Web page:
All the layers

There was an opening going on, a ceremony. Free food – cookies, punch, party fare. A waitress was carrying to giant tray that were longer than her body and somehow could almost balance it all. But a woman came to help her set the tray of goodies down on a table full of goodies. And then the woman tried to help balance the trays on a table. One tray was spilling over red juice and it rocked back and forth. The woman held onto it with her hands, but it turned into a wave. She hid under the table while red juice spilled everywhere. She was saved sans a small patch of her pants.

I was on a mission to find cookies, so I walked into the building. Outside on the side it said it was a “heart center” and looked like a run-down hospital. Inside was a glossed-over beige. Slick-looking halls, not much substance, a few people wandering around. As I went down to another floor, I saw rows and rows of pianos. My friend who was with me thought we weren’t allowed to be there, but I wandered in farther. And then we came to a room full of old books. The smell of them was wonderful. Dusty old paper, worn-out glue. My friend who was a musician picked up a book about music. I tried to find something for myself, something about writing or poetry, but couldn’t. And so we moved on the the next room that was full of antique dishes. Pale pinks, sea glass greens, whites. There were soap dispensers, bowls, plates, beautiful vases and still I was trying to find something for me, something I would like to take home, but nothing really stood out.

My boss joined us. He said he’s known about this place for so long and it’s a wonderful museum, a wonderful place to come. It’s a museum of old things – people spend hours there.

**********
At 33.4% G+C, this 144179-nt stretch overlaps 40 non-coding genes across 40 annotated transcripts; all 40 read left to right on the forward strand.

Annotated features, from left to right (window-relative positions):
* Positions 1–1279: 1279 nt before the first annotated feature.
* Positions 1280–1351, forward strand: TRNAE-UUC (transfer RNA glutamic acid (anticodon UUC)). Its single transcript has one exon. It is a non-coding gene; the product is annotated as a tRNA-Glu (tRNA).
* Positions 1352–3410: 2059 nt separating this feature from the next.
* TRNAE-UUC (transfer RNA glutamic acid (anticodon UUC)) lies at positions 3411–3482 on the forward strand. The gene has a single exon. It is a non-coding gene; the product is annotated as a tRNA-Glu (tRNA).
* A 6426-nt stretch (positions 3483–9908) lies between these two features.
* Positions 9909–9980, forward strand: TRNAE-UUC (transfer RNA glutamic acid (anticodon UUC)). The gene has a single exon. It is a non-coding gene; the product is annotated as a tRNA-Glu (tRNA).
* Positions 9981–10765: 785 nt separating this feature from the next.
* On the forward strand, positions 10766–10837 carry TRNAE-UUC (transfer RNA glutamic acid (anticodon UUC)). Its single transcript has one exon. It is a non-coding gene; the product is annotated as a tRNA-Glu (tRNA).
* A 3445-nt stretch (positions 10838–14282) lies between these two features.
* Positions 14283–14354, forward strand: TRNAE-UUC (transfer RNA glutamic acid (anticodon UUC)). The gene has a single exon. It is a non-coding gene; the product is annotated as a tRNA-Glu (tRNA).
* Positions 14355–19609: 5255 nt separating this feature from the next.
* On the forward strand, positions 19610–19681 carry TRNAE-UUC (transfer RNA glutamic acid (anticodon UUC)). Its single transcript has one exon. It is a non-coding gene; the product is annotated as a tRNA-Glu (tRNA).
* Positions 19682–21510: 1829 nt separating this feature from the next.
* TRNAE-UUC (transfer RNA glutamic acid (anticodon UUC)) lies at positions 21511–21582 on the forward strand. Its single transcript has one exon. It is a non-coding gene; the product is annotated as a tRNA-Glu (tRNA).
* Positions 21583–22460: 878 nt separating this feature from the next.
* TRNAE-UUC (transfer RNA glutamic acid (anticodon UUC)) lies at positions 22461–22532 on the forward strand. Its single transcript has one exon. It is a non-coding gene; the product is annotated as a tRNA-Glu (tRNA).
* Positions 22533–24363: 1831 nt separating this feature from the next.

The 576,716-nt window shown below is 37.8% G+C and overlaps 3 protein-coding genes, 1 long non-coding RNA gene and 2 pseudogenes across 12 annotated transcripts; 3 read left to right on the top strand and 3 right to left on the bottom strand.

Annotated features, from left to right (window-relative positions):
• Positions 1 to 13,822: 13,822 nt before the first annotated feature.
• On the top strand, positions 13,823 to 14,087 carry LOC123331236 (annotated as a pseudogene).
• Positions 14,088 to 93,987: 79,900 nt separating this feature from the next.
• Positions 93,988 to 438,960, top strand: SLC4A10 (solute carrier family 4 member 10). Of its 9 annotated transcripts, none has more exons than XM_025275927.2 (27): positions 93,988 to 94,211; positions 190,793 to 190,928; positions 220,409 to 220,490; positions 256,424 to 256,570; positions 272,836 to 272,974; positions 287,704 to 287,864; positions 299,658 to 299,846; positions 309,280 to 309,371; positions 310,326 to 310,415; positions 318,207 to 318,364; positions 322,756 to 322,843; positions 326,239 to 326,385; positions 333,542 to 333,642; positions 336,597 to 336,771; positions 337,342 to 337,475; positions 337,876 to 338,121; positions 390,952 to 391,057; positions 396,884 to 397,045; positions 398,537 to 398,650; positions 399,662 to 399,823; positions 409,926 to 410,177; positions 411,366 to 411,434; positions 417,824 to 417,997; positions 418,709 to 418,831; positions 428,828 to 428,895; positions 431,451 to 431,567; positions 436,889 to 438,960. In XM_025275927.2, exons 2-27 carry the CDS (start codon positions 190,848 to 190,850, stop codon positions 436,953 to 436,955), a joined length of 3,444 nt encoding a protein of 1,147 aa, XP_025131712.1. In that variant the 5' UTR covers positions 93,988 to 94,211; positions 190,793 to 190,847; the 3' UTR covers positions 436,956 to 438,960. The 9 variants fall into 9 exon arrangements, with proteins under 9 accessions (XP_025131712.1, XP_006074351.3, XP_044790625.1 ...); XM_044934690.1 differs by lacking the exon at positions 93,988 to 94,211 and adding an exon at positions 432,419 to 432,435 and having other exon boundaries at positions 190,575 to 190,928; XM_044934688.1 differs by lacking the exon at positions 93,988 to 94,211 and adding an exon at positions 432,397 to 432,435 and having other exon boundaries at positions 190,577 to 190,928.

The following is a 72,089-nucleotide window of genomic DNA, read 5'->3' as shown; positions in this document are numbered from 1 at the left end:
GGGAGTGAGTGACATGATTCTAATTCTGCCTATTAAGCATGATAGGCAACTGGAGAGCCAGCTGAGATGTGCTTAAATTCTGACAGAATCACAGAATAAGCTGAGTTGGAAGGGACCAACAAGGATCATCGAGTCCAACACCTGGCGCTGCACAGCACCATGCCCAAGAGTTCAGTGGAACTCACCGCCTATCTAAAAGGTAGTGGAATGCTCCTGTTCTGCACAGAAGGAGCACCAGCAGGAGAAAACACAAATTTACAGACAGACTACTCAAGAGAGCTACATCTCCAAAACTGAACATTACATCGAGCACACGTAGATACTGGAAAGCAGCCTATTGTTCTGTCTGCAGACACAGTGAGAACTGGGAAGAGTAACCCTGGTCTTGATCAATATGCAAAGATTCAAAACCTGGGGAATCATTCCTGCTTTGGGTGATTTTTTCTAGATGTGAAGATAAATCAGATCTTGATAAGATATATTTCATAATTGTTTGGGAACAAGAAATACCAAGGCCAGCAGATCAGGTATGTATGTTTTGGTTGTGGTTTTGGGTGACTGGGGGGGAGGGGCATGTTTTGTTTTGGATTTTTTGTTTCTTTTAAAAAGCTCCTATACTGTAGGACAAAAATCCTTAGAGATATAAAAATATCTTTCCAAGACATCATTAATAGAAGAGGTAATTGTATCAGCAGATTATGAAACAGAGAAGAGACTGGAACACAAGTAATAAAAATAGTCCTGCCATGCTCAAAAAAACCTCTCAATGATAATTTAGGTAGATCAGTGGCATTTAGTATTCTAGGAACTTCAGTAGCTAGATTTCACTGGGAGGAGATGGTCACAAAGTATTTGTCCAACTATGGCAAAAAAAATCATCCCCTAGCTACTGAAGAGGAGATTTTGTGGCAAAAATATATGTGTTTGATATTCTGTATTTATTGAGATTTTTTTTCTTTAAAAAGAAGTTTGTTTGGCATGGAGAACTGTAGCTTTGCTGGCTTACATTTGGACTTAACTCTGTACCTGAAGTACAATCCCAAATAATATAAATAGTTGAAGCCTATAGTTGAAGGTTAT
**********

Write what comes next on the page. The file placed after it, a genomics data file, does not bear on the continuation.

We walked along a well-lit hallway. A big wall of windows looked out to a close hillside and as we left the museum, people had set up small tables selling their wares and goods.

We stopped at a woman selling produce. I picked up an onion and in one swoop of my hand, peeled off the crispy, outer layer. I wasn’t sure where the onion came from until I saw my boss picking through a basket on the ground. The onions were a deep purple, white at the root. They were oblong, shaped like eggplants or the head of a squid. She said her onions were so big, some people didn’t know how to cut them. But you have to start from the back, she demonstrated and took a knife and sliced in and out of the root of the onion.

My boss was standing next to me cutting his own section of the onion. We were practicing dicing. I was using a red apple instead. The woman was bantering with my boss, making small talk about all the layers and she said something about me, about the poet – the way I was dressed or looked. She knew I was a poet without knowing me or anything about me. It felt wonderful to be seen by a stranger. I smiled and kept dicing my apple into smaller and smaller pieces.

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